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One local brewery’s blueprint to surviving the pandemic

Widowmaker represents the rare small brewery that has not only survived 2020, but appears to be thriving.

Widowmaker's taproom.Widowmaker (Custom credit)

Ryan Lavery gained insight maybe earlier than most that 2020 was not going to be a normal year.

“We had full-on plans for growth,” Lavery, co-owner of Braintree’s Widowmaker Brewing Co., said of his pre-pandemic view of the world. “We had three, 30-barrel tanks that were scheduled to be here in December or early January, but early COVID in China delayed those. That was sort of our first inclination that, like, ‘Oh, something’s happening.’”

Call it prescience, luck, or a little bit of both, but Lavery doubled-down on his growth plans when he saw the initial delays, ordering three more tanks to increase production capacity.


“I just felt like cans and distribution were gonna be the name of the game pretty early on in 2020,” he says. “We invested in a team just dedicated to packaging.”

The pandemic has been detrimental to some business and devastating for others; in September, the Massachusetts Restaurant Association estimated that nearly a quarter of the state’s restaurants have not reopened since the pandemic started. Breweries who relied heavily on taproom sales have also been hit hard. In April, the Mass. Brewers Guild reported an average decline in sales of 56 percent among members. While sales ticked back up over the summer, the industry is bracing for a long, cold winter.

Widowmaker represents the rare small brewery that has not only survived 2020, but appears to be thriving. The story of how it got there could be described as a lesson in perseverance.

Since opening three years ago, Lavery made it a point to get Widowmaker’s beer on tap in as many locations as possible.

Widowmaker beer.Widowmaker (Custom credit)

“I just always fell in love with beer on draft,” he says. “In the first year our distribution company [Night Shift] pushed us to do a lot of draft. That way when the cans hit the market there’s some familiarity with it, and it’s not just one of millions of cans on the shelf.”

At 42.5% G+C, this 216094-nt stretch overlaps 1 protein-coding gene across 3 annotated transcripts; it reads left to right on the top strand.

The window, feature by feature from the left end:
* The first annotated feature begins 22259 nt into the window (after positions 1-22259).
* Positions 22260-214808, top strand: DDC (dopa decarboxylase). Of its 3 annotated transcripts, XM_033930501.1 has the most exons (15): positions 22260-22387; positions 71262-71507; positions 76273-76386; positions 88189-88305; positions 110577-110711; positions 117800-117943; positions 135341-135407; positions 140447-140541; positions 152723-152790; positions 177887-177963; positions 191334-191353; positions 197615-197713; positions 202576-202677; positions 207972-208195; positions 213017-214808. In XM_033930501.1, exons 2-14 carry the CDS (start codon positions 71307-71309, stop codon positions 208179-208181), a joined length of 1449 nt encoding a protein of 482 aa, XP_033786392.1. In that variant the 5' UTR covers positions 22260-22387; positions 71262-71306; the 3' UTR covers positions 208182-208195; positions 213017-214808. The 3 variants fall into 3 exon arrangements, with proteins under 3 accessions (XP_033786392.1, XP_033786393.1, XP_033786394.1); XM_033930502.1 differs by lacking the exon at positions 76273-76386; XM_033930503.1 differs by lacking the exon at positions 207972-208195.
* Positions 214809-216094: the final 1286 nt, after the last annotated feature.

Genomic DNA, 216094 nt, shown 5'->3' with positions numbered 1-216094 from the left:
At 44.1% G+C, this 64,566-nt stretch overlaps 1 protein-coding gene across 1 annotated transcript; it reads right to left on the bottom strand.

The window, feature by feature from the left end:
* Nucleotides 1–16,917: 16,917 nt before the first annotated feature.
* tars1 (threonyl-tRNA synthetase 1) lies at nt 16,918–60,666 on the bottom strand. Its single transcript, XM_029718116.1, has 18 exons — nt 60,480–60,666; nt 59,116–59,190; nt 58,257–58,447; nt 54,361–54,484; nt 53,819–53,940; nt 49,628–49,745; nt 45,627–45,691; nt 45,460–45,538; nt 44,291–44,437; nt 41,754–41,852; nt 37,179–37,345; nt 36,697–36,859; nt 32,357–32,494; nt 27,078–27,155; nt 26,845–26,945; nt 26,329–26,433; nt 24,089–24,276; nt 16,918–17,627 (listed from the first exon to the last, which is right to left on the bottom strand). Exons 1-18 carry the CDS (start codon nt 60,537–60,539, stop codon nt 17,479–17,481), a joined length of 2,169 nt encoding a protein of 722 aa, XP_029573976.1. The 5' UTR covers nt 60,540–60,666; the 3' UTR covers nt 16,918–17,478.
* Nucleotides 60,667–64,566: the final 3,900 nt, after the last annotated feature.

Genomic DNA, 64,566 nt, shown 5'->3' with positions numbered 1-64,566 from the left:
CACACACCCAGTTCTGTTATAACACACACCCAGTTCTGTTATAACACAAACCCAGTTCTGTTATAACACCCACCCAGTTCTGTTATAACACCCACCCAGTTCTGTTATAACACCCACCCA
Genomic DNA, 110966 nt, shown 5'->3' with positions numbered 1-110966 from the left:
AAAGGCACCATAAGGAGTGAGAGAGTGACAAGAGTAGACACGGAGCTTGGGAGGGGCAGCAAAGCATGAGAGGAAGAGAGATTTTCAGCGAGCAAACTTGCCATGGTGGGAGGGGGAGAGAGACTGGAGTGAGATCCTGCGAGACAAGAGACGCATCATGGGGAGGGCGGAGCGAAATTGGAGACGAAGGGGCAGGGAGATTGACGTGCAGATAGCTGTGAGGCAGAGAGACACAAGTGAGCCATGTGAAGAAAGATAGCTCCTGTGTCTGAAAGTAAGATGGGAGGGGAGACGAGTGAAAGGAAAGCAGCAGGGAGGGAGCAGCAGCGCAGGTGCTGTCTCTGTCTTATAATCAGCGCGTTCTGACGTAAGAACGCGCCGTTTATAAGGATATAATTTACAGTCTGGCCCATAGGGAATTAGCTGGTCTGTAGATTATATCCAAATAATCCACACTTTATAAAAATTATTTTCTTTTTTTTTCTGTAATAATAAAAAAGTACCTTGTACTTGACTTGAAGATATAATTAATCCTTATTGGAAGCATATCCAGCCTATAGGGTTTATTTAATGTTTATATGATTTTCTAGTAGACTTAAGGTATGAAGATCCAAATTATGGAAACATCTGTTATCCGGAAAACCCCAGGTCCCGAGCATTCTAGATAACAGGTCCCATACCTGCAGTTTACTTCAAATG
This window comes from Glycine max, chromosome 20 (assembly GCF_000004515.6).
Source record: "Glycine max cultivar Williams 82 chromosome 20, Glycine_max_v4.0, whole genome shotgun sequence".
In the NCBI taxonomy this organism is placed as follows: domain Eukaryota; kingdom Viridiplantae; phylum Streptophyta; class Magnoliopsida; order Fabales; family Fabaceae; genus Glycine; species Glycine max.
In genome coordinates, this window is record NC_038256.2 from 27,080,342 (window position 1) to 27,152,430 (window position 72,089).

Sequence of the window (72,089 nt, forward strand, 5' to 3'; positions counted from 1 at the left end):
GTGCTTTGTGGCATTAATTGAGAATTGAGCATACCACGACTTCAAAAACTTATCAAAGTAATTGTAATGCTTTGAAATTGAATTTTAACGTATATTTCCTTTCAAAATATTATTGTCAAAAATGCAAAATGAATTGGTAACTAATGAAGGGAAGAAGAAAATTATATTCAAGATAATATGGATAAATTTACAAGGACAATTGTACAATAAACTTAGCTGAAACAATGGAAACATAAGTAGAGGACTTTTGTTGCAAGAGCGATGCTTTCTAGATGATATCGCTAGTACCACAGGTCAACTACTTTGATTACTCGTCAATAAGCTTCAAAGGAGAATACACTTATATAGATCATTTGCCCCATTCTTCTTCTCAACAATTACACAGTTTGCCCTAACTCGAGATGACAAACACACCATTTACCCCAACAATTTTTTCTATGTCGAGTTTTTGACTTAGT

Before this year, Lavery would also travel up and down the East Coast, introducing his beer in new cities like Tampa, Miami, and Washington, D.C., during beer events.

In 2020, those cities and contacts went from being bonuses to essential parts of the business. Before COVID, Lavery says 85 percent to 90 percent of Widowmaker beer was sold from the taproom.

“We had kind of hit our stride,” says Lavery of entering the new year. “The taproom was outrageous. The whole shock of COVID was, like, ‘Oh, [expletive]. How do you make up for $20,000 weekends?”

The answer was to leverage contacts and chip away. Packaging more beer than ever, Widowmaker began shipping to places like Georgia and Florida, sending a case each of beers such as the IPA Blue Comet to boutique stores in each state. Ecstasy of Gold, another IPA, and Candymaker, a peanut butter stout, also sold well.

“It just seemed like a good avenue for us to keep moving beer but not oversaturate Massachusetts,” Lavery says. “We were growing our brand in places I never really expected to distribute.”

Widowmaker's managers include (bottom row, from left) owner Colin Foley, general manager Katie Callahan, owner Ryan Lavery, (top row, from left) distribution manager Andrew Rath-Steele, owner Bud Lazaro, and head brewer Chris Hogan.Widowmaker (Custom credit)

The plan worked. Widowmaker shifted its business model so that 40 percent of its beer was moving through distribution. When the taproom opened back up for curbside sales, the Braintree brewery would end spring weekends with almost no leftover beer to sell. Backup plans like selling through home delivery weren’t needed.


Another new revenue stream came from a relationship with the Adams Inn in Quincy. With many weddings canceled, the inn opened a beer and drink garden from its perch on the Neponset River. All summer, patrons came to drink at 100 socially distanced outdoor tables. In addition to Widowmaker, local brewers Vitamin Sea, Second Wind, and Untold poured their products.

“It was just, ‘How do we keep everybody working? And how do we keep full production?” says Lavery. “I noticed a lot of people let it come to them, and we kind of went out and got it.”

And one more COVID-adjustment: In July, Widowmaker installed three garage doors to its brewery space, making the air flow healthier for our current times. The taproom, for now, remains open. Which leads to a surprising total outcome for 2020: more business than the year before.

“We’re up,” says Lavery. “Thankfully.”

Gary Dzen can be reached at gary.dzen@globe.com.Follow him on Twitter @garydzen.